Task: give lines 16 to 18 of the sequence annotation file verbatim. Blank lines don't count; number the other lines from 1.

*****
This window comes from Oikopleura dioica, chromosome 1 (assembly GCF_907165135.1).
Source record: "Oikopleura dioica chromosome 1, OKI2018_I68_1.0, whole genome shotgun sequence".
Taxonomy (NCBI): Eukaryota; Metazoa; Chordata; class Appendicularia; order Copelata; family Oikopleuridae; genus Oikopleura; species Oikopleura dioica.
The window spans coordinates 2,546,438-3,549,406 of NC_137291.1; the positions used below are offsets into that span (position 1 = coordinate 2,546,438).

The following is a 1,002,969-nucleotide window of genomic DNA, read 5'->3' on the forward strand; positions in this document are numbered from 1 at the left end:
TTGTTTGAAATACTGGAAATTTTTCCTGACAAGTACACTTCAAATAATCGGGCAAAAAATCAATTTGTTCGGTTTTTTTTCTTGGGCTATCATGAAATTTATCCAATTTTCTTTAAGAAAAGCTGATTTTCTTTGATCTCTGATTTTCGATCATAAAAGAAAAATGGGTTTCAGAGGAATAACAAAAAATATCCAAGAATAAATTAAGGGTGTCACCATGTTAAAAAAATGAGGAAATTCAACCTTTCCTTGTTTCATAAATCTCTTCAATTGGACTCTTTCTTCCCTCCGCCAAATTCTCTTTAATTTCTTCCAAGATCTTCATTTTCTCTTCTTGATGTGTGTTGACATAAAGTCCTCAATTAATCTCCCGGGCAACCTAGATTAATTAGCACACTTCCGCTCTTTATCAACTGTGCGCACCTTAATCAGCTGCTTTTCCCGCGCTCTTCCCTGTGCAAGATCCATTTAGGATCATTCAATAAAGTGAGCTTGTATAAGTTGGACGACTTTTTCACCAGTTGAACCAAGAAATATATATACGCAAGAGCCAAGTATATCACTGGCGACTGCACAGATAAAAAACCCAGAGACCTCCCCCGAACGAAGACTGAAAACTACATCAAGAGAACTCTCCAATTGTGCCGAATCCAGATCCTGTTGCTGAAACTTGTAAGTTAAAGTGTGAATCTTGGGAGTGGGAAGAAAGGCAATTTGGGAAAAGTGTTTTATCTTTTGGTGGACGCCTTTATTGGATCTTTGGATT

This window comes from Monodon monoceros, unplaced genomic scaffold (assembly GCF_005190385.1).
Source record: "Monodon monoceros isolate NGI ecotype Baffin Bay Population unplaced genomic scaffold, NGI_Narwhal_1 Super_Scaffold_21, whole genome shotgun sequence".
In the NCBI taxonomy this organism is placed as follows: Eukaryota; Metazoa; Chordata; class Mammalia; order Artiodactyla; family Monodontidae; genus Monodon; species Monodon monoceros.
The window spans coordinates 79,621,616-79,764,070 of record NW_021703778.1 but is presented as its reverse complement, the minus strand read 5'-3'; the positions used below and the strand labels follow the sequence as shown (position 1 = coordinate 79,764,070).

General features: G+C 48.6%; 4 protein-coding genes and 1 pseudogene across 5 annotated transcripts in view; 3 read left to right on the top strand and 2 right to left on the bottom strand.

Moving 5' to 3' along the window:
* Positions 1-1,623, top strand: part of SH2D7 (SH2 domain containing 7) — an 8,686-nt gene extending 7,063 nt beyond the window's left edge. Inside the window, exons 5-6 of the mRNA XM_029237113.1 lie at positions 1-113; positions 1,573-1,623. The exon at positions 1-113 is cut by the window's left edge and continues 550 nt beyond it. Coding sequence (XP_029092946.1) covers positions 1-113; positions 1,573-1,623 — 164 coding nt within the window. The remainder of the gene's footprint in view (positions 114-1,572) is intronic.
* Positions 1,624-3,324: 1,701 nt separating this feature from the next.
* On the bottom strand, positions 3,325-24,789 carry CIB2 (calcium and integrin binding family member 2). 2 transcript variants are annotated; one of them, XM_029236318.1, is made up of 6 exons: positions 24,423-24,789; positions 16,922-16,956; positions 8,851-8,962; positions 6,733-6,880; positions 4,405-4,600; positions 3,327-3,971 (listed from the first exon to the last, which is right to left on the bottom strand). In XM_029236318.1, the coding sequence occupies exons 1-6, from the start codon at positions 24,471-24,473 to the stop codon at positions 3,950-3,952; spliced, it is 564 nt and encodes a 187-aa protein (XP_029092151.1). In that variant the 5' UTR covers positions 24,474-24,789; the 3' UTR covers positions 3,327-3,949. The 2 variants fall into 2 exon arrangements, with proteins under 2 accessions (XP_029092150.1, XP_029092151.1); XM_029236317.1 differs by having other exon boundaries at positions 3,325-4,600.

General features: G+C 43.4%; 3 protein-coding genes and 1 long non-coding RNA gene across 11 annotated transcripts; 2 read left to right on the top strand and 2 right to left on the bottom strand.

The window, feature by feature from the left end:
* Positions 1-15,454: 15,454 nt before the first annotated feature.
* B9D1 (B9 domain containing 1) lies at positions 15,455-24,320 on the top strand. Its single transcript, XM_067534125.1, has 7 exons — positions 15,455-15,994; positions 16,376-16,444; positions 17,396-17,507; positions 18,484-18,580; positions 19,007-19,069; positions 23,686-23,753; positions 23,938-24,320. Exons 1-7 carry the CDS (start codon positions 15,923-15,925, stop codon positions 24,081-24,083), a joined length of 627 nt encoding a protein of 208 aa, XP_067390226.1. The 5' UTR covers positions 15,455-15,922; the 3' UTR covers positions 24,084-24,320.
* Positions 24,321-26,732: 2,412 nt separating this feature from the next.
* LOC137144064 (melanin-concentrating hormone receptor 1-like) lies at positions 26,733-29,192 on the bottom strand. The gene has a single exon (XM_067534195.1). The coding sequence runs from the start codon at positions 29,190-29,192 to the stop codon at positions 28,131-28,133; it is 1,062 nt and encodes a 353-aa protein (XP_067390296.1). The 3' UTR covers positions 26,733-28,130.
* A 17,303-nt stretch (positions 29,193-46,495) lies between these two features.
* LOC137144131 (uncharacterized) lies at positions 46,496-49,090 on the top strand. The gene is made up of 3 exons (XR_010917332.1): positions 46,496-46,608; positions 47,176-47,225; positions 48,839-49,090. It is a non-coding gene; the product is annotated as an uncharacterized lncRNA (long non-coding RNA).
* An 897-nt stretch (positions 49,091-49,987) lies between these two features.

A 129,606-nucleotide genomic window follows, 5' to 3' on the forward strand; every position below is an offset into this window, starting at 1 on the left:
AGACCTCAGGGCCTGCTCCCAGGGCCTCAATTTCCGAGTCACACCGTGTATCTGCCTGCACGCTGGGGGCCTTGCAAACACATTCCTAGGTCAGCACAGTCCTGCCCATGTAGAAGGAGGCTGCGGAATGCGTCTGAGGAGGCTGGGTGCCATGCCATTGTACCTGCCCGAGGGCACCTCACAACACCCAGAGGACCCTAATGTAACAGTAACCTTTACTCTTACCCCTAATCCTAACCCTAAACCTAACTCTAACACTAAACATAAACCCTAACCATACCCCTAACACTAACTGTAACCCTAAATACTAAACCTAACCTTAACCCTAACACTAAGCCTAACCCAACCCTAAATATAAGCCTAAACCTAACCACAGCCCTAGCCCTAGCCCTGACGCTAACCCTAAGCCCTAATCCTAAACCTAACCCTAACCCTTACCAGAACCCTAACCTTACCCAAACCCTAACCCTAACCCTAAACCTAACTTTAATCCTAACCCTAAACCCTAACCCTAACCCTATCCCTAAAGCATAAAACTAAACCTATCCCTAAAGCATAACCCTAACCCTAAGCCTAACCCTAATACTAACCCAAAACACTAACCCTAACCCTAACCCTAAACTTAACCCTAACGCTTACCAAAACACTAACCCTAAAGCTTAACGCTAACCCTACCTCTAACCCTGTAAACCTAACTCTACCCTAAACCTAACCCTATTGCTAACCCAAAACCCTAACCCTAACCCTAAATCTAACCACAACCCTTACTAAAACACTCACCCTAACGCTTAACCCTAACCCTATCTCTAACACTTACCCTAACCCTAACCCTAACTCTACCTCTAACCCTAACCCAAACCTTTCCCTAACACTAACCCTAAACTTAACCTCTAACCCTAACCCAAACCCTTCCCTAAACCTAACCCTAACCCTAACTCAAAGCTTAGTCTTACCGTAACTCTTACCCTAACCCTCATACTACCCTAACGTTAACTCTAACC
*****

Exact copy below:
General features: G+C 43.4%; 3 protein-coding genes and 1 long non-coding RNA gene across 11 annotated transcripts; 2 read left to right on the top strand and 2 right to left on the bottom strand.

The window, feature by feature from the left end:
* Positions 1-15,454: 15,454 nt before the first annotated feature.